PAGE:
When tree landslides occur as rain-soaked old growth in the minimal soil tears away from the granite, great gashes result and it is the luxuriant superabsorbent mosses that first appear, laying down a natural balm.
Doubtful Heart, Dark Demons
Suddenly as we come over the pass, we come face to face with Doubtful Sound at the lofty Lookout, a breathtaking view. From this height we gaze in awe at the depth and expanse of the fiord, truly understanding for the first time the scale and dimensions of our ultimate destination. And from this perspective it is visually quite accessible; the sensation is quite marvelous, quite enticing. The fiord that fills our entire field of vision is 40 kilometers in length and over meters at its deepest point. When a chain of volcanoes shattered Fiordland million years ago, the sediment layers that had been hardened by the earth's deep heat and pressure fractured and were thrust up from the earth's floor.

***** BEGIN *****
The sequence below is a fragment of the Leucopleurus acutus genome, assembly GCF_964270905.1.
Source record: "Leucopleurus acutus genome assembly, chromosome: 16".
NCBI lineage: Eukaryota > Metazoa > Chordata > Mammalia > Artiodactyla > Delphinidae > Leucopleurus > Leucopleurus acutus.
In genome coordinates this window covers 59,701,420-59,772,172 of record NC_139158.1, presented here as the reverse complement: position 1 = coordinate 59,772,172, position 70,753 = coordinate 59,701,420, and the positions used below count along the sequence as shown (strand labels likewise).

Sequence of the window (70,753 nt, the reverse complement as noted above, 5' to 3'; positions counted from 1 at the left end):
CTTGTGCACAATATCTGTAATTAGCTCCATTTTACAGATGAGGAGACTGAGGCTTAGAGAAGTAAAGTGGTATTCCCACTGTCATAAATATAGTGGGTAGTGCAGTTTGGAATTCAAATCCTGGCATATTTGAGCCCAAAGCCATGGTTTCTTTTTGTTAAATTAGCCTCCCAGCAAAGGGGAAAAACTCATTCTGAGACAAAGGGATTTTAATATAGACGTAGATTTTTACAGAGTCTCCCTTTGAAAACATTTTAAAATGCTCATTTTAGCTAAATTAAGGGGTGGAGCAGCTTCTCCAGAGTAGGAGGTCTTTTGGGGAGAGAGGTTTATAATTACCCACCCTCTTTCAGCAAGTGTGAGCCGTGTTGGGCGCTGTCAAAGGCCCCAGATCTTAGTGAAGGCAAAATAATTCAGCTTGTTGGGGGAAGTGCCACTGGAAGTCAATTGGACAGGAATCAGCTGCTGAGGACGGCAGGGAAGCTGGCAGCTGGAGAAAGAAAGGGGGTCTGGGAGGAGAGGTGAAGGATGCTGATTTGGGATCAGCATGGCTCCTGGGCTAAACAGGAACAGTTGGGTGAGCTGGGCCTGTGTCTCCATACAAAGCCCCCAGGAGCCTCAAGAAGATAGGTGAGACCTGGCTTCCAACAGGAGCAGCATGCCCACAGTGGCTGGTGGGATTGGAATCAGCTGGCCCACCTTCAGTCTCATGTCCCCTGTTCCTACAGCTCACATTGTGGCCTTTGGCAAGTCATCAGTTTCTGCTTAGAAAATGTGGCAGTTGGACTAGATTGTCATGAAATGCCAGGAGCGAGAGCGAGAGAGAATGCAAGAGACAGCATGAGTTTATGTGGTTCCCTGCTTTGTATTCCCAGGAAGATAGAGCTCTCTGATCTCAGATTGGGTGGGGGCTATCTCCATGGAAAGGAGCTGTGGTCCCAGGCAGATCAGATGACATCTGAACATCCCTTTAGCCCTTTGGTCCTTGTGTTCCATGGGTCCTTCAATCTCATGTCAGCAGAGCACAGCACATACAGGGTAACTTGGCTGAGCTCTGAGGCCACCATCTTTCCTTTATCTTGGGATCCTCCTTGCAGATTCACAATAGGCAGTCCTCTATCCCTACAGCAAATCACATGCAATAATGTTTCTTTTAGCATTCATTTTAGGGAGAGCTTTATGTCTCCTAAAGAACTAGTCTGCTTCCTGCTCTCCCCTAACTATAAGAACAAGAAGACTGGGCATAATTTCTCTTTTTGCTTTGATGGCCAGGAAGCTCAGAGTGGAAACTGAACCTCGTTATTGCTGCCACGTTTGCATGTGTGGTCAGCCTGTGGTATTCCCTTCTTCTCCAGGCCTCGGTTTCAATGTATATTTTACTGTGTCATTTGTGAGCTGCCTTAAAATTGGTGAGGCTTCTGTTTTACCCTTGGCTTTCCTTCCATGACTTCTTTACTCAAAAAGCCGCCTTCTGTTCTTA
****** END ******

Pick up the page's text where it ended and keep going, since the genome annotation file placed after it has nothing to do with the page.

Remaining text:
The resultant rocks, however, were submerged under the sea. It took another 40 million years of awful shifting tectonic force, twenty ice ages, and one monumental glacier to carve out Doubtful Sound. According to Maori legend, the demi-god Tu-te-raki-whanoa shaped Doubtful with his ko or digging stick and working assiduously from south to north he sculpted long meandering inlets and towering cliffs, all the while singing a powerful karakia chant. As the great walls shattered and acquiesced to the god's labors, great waves of sea water flooded in creating a deep body of water, untroubled by the raging waters beyond.
Tu-te-raki-whanoa fashioned a geological marvel as well as an enchanted shelter from the turbulent sea.
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At Deep Cove—the place names are simple and precise—we board the Commander Peak for a three-hour cruise through this stunning geological phenomenon and primeval experience. Doubtful, in contrast to the more popular, theatrical, and better-known fiord, Milford Sound, is less frequented by humans. Except for a small research zodiac and a couple of rock lobster boats, we are the only vessel on the Sound.